In the Hald-Malamuth study, there was actually very little test validation, despite a long section with the heading “Validation of the Pornography Consumption Questionnaire (PCQ).” According to Hald and Malamuth’s informal theory of positive and negative effects from pornography, there are different kinds of perceived positive and negative effects, and the different types of positive effects should intercorrelate with each other, as should the different kinds of negative effects. Tables 1 and 2 present results that confirm this prediction, so this can be regarded as some support for the validity of the PCQ. The researchers also claimed that the positive and negative effects are absolutely independent of one another (meaning they should correlate zero), but they do not report correlations between the five positive effects scales and four negative effects scales in Tables 1 and 2. I suspect they are hiding disconfirming information. They do report that the sum of all positive PCQ scales correlates only r = .07 with the sum of all negative PCQ scales, but I wonder why they withheld information on the correlations among the different five kinds of positive effects and four kinds of negative effects.
Hald and Malamuth report, as they should, reliability estimates for their scales, and these numbers are all excellent. But reliability is not validity. A scale can be perfectly reliable but still not have good validity. Reliability and validity are both essential properties of psychological tests, but they are two entirely different things.
Hald and Malamuth then report tests of three hypotheses that are relevant to their theory of perceived positive and negative effects of pornography and therefore have some bearing on the validity of the PCQ. Their first hypothesis is that perceived positive effects are greater than perceived negative effects. I stand by what I wrote previously about these analyses, reported in Table 4: it was inappropriate for the researchers to conduct t-tests comparing the means of each positive effect with the means of the corresponding negative effect, because we cannot assume that a mean of “3” on a positive effect scale has the same meaning as a “3” on the corresponding negative effect scale. Perhaps the participants were more willing to report positive than negative effects because pornography is condoned in Denmark. So maybe a “3” on a negative effects scale is more like a “4” on a positive effects scale. We just do not know, and there is no way to know from the way the data were gathered. So the results reported in Table 4 must be taken with a very large grain of salt, maybe an entire salt shaker.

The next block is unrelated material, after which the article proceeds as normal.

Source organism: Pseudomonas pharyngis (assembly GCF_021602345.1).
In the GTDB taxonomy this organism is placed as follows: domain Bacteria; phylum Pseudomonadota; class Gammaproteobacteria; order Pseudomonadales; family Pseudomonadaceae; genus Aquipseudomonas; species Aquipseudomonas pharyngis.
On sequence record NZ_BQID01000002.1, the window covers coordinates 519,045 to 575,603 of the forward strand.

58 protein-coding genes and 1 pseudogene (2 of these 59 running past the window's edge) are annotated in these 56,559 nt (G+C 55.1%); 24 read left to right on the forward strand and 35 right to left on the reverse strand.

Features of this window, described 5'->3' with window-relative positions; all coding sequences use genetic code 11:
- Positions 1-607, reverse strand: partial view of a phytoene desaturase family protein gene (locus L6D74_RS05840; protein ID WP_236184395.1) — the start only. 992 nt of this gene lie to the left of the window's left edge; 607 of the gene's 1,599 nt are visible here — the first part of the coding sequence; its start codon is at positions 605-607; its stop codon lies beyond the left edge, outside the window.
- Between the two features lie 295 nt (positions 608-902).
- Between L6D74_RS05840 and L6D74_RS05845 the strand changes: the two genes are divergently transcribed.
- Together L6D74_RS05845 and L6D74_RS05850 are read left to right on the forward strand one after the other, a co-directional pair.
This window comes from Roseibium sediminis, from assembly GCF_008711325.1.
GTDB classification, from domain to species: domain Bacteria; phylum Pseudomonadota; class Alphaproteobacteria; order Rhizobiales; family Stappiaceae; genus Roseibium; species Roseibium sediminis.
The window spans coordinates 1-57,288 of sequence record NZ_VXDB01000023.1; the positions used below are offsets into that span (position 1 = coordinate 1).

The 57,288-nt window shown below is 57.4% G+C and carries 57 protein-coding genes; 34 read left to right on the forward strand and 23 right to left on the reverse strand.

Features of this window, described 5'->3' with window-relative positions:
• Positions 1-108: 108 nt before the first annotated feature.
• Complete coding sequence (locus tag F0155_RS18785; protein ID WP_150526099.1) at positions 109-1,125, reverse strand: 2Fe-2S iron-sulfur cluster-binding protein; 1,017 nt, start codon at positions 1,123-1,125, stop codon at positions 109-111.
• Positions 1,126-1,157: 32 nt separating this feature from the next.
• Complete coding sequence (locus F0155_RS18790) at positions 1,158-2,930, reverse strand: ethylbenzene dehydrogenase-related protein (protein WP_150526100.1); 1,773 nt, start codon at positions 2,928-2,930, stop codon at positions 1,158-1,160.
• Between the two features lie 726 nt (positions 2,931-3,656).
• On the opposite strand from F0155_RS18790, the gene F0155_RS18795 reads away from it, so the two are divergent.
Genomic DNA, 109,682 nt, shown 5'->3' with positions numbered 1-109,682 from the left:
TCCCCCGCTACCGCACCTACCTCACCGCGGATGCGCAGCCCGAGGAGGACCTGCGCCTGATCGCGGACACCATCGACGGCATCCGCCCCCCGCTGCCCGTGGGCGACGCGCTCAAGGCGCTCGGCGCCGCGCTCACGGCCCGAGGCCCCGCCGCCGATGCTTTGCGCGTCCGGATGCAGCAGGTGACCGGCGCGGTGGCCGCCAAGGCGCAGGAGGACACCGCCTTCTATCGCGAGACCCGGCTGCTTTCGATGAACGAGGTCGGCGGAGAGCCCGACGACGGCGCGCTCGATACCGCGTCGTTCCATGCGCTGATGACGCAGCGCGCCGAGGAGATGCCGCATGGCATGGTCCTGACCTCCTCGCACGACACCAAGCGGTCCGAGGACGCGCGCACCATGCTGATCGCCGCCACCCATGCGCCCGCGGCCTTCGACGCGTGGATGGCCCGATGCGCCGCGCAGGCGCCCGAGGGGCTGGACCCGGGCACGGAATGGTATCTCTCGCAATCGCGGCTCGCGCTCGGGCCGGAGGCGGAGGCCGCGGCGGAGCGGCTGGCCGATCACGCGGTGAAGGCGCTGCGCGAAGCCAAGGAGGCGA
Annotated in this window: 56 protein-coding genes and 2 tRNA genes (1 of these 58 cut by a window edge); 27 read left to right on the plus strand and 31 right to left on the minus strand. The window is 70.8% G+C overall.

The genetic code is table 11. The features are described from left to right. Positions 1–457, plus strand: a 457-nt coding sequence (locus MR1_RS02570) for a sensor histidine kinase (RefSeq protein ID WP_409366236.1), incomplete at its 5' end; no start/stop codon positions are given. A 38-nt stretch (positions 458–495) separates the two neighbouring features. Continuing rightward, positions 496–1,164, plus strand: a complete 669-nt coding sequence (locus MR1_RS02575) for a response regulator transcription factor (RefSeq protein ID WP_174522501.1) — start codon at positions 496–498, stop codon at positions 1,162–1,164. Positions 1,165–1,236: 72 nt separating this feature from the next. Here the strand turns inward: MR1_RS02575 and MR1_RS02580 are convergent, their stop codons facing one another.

I noticed the authors played a funny trick in Table 4, comparing the positive and negative effects. Instead of reporting means for both the positive and negative scales (as they do for sex differences in Table 5), they report only mean differences. For example, the mean difference between overall positive and negative effects for men is 1.54. You have to go to Table 5 to see that this 1.54 is the difference between 2.84 for overall positive effect for men and 1.30 for overall negative effect in men. Sure, the difference of 1.54 is statistically significant and substantial according to Cohen’s D (but only if we assume that a positive scale 3 = a negative scale 3). However, let’s look at the absolute value of the positive effect score, 2.84 on a 1-7 scale. Since 4 is the mid-point, half-way between 1 (not at all) and 7 (to an extremely large extent), 2.84 is not very positive in an absolute sense.
The researchers’ second hypothesis was that men would report more positive and fewer negative effects than women. The results supported the prediction about men reporting more positive effects. However, in contradiction to their theory, men also reported significantly higher negative effects [than women] in two areas: sex life and life in general. Either there is a problem with the validity of their scales or with their theory that men perceive fewer negative effects than women. What do you think?
Finally, the researchers reasonably hypothesize that background factors might be related to perceived effects of pornography, and some of these factors did correlate as predicted. The largest correlation for positive effects is with pornography consumption, r = .51. The heaviest users tend to report the most positive effects. As the researchers themselves acknowledge, this correlational finding can’t tell us the degree to which consuming more pornography actually creates positive effects versus heavy consumption leading to rationalizing and wanting to believe in positive effects. For the record, although the researchers do not discuss this, Table 6 also shows a positive correlation between consumption and negative effects, r = .10. It is smaller, but statistically significant.
One thing the researchers got completely wrong (backwards, in fact) is the relation between degree of realism in pornography and positive effects. Table 6 shows that it is a negative relation (r = -.25), and this is confirmed by a negative beta weight ( β = -.22) in the regression analysis in Table 7. The negative correlation means that the more realistic the porn, the less positive the perceived effect. But the authors of the article go on and on describing the opposite (wrong) interpretation, that realism is related to positive effects. Whoops!
I hope these comments are helpful. I’d be happy to respond to any more questions you have. (Emphasis added)